OUR CURRENTLY FEATURED BOOKS, “THIS ANGEL ON MY CHEST,” BY LESLIE PIETRZYK AND “MANIAC DRIFTER,” BY LAURA MARELLO, CAN BE FOUND BY SCROLLING DOWN BELOW THIS POST, ALONG WITH THE FIRST TUESDAY REPLAY.
To me, one of the most interesting features of our Snowflakes templates is the “Author Profile” section. On balance, they tend to contradict the image of writers as solitary creatures holed up in a tiny room, fueled by coffee, accompanied only by the occasional cat, pecking their lives away on a computer keyboard.
Not that there is anything wrong with that, if you happen to fit that description. In truth, however, most of us who write for a living are more Ernest Hemingway than Emily Dickinson. In other words, we have outside lives.
And that’s good to know. You don’t need to sacrifice living in the real world to be an author, any more than you have to join a convent or a seminary to be religious. Indeed, it is the very nature of many authors’ “day jobs” that influence and inform their work.
Take, for example, Lenore Gay, whose novel “Shelter of Leaves” will be featured this week. The book tracks a young woman through the chaotic days following a major terrorist attack, and Lenore used her experience as a counselor to imagine how Sabine might find ways to cope.
She writes: “In my career as a therapist, I worked with people who had lived through various traumas and am familiar with the types of defenses people use to protect themselves. I created Sabine from experience with how people work to heal themselves. I put her in a chaotic situation and then created her inner and outer struggles as a way to discover how a previously traumatized person would respond to a crisis that would trigger more trauma. The book explores whether healing is possible and what it takes to heal and to survive.”
David Crouse (“The Man Back There”) is, like many of the writers featured in Snowflakes, a college professor. It is an ideal job for a writer — interact with students for part of the year, spend summers working on personal projects. More importantly, teaching forces a writer to clarify his or her own ideas about the craft and find a way to communicate them clearly. Explaining what you’re doing usually helps you do it better.
Finally, there is poet Marilyn McCabe — creator of “Glass Factory” — who majored in anthropology with a minor in archaeology. Besides writing, she designs greeting cards and performs as a jazz singer. Some of her poems emerged from personal losses in her life.
In my humble opinion, the best writing comes when authors incorporate their uniqueness — the ideas, connections and experiences that are theirs alone — into their work. And it’s hard to accumulate these if you never leave that tiny room.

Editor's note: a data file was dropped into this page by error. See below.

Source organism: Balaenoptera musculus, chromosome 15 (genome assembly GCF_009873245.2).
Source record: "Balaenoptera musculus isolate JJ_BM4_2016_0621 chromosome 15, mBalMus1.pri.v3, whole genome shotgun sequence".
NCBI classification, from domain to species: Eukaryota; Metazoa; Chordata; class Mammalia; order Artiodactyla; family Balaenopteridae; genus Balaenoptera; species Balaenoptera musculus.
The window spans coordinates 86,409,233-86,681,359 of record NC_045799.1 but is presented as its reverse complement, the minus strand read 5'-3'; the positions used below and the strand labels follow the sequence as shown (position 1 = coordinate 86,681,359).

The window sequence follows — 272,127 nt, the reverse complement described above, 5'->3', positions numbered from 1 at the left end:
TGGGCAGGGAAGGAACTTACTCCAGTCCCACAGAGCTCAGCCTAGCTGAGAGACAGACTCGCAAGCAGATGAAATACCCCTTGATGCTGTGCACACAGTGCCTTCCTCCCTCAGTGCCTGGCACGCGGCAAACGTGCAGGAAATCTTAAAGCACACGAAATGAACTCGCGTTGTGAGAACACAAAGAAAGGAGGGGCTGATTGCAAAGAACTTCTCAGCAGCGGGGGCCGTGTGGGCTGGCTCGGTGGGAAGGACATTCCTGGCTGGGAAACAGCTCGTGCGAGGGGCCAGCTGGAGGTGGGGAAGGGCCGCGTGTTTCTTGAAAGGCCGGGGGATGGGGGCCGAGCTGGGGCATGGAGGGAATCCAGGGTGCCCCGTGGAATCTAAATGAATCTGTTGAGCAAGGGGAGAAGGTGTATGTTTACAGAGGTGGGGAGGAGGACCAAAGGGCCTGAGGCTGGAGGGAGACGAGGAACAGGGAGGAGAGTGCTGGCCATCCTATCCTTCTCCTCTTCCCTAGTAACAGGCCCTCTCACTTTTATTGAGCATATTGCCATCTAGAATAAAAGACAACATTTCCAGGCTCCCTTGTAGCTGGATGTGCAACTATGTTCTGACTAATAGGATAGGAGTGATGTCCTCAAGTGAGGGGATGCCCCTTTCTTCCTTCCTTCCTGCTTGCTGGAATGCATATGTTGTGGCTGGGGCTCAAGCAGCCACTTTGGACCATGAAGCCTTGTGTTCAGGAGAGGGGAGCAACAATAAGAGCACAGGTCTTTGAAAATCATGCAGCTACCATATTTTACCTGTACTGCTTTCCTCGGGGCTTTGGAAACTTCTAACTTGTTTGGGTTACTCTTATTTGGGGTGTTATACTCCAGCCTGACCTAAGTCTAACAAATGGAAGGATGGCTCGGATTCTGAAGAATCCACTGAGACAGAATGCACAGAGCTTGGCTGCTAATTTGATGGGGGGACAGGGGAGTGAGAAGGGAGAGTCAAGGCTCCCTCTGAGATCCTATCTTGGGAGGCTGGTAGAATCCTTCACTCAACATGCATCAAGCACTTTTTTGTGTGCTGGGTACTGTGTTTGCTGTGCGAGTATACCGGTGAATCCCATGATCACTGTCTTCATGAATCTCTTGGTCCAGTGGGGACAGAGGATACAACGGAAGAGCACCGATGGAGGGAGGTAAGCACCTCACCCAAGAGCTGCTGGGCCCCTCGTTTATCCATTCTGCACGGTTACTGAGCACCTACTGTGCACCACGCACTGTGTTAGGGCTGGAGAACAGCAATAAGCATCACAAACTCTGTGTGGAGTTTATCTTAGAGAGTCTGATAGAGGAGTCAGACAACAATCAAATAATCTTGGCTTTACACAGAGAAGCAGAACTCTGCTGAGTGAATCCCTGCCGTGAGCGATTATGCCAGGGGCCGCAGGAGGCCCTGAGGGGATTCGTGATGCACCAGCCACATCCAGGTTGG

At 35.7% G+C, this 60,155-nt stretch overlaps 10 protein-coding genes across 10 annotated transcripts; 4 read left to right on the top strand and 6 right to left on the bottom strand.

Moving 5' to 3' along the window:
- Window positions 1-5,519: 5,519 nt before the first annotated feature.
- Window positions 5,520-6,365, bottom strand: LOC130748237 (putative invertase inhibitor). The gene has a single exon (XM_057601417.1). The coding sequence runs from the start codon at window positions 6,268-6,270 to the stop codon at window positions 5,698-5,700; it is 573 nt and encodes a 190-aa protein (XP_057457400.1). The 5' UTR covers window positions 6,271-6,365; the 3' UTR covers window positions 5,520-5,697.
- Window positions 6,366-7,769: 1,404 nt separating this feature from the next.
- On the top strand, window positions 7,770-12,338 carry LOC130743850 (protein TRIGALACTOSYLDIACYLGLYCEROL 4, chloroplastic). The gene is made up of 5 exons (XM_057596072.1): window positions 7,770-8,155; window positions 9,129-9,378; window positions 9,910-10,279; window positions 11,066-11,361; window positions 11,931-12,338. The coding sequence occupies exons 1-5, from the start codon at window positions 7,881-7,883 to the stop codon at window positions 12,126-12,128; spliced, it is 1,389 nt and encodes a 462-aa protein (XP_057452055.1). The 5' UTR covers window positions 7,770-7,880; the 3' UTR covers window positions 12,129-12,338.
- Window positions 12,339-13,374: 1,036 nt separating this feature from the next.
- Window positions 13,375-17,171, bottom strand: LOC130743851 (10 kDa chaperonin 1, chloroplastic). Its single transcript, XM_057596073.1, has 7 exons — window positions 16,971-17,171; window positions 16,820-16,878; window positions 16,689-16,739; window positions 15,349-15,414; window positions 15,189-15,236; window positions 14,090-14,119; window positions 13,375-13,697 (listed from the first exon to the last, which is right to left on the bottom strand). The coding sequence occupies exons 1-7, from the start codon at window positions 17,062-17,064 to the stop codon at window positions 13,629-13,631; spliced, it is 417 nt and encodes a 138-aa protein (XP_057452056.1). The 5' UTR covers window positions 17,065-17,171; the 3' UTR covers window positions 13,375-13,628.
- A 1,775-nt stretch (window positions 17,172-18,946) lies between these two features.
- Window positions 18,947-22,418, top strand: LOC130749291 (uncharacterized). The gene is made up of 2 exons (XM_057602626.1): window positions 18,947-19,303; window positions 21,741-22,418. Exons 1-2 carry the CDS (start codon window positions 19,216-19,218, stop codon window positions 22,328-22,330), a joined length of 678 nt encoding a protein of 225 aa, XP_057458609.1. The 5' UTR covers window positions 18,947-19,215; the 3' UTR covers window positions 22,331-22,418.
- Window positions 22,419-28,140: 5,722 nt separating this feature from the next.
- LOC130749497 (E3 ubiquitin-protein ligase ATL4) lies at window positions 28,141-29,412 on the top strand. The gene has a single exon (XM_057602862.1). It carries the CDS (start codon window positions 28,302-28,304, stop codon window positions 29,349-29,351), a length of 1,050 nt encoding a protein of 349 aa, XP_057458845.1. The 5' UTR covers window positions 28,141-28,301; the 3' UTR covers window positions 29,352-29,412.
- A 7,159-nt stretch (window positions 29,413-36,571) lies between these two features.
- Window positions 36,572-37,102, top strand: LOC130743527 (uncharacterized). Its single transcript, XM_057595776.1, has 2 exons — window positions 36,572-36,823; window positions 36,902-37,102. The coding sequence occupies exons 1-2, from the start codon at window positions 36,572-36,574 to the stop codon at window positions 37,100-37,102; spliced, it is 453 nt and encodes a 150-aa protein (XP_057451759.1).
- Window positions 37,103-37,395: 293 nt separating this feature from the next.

UPCOMING ON SNOWFLAKES IN A BLIZZARD, SEPT. 13-19.
“SHELTER OF LEAVES,” BY LENORE GAY
On Memorial Day, a series of bomb explosions shuts down major cities across the US. Her apartment in ruins, Sabine flees Washington DC and begins a grueling journey on foot that brings her to West Virginia, where she finds safety at an abandoned farmhouse with other refugees. For Sabine, family is a vague memory―she can’t even remember her last name. Without an identity, she hides, but later slowly begins to recall her past and wonders if her family is alive. Even in harrowing times, Sabine’s desires to belong and to be loved pull her away from shelter.
“THE MAN BACK THERE,” BY DAVID CROUSE
The Man Back There is about a certain kind of male psychology. Although on the surface the men in these stories might seem to be quite different—one is a farmer, another a divorced dog catcher, another a science fiction fanatic, another a United States senator—each of them suffers from an inability to confront his particular past. To look that past in the face would be admitting that the person who did those things, that person is me. When I was writing these particular stories it struck me that there was something particularly male about that inability of these characters to do that. I’m not exactly sure what that is, but it might have to do with machismo and it might have to do with a kind of bruised male romanticism.
“GLASS FACTORY,” BY MARILYN MCCABE
The poems explore loss and discovery, remembering and forgetting, and the accrual of identity through our experiences of the world.
Marilyn writes: “My poems are, by and large, accessible; that is, you don’t need to ponder over them searching for clues and connections, or trying to draw lines of logic among seemingly random sets of words. They may not all appeal to every reader, but everyone will find something of resonance in at least one of the poems.”